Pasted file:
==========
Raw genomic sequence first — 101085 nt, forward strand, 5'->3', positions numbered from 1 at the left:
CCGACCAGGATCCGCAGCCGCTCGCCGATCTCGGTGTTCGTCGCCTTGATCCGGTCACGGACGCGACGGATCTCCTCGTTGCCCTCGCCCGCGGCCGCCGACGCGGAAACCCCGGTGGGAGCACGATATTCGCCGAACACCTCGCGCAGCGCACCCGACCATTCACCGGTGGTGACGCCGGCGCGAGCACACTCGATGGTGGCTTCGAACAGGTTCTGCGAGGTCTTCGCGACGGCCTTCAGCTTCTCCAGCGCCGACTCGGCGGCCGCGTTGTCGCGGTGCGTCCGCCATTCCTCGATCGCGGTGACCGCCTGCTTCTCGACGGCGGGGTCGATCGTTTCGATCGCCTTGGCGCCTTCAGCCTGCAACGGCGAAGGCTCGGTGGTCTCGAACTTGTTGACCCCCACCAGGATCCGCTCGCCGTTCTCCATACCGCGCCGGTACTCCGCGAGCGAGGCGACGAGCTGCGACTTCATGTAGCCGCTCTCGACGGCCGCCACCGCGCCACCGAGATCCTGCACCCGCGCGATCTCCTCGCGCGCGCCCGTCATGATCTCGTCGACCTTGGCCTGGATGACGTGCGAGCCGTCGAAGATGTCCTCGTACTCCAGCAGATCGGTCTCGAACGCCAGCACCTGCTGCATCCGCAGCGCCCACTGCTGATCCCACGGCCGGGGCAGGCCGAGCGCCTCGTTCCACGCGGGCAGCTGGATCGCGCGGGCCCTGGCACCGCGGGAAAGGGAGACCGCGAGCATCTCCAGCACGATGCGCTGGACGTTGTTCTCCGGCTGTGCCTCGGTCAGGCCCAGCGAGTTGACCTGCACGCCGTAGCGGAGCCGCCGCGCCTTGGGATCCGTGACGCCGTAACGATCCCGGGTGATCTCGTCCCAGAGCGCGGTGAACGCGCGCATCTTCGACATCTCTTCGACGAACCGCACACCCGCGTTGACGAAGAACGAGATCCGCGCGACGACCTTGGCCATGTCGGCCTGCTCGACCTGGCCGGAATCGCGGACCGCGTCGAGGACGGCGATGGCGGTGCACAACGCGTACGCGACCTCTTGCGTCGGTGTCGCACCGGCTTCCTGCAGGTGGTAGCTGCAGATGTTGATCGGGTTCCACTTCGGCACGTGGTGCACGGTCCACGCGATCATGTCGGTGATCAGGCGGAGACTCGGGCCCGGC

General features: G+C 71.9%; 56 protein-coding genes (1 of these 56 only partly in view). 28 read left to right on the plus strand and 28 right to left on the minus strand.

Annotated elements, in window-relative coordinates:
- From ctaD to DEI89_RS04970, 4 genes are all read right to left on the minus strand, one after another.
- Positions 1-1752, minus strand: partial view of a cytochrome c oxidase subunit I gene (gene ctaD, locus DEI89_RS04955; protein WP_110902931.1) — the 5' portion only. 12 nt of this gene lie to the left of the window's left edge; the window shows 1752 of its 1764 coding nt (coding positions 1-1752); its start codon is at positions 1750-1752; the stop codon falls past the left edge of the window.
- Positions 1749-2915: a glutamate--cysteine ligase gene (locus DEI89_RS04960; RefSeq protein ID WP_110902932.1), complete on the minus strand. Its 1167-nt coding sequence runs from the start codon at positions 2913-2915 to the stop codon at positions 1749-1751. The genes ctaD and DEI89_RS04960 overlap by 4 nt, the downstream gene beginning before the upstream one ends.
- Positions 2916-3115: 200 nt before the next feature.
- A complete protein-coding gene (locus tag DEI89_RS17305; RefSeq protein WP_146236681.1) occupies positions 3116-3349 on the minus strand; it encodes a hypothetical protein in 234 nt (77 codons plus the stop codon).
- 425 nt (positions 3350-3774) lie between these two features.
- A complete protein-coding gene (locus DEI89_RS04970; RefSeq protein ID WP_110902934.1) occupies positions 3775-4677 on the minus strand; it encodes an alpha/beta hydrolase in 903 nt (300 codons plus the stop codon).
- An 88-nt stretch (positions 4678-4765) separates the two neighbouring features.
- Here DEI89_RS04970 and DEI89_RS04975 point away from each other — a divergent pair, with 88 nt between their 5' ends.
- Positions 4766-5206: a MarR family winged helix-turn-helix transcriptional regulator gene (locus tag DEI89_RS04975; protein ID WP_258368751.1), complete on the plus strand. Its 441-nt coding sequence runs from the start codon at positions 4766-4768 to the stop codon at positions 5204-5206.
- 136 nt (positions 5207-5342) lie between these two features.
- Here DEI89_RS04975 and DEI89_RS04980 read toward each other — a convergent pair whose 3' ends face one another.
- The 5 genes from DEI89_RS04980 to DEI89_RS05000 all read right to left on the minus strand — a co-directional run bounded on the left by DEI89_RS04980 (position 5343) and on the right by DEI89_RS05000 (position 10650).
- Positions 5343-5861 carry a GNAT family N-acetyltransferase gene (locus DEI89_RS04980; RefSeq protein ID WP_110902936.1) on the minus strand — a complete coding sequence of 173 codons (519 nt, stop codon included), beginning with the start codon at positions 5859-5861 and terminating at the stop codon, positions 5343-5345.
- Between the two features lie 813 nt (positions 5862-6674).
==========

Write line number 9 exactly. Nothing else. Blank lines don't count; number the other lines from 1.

- A complete protein-coding gene (locus tag DEI89_RS17305; RefSeq protein WP_146236681.1) occupies positions 3116-3349 on the minus strand; it encodes a hypothetical protein in 234 nt (77 codons plus the stop codon).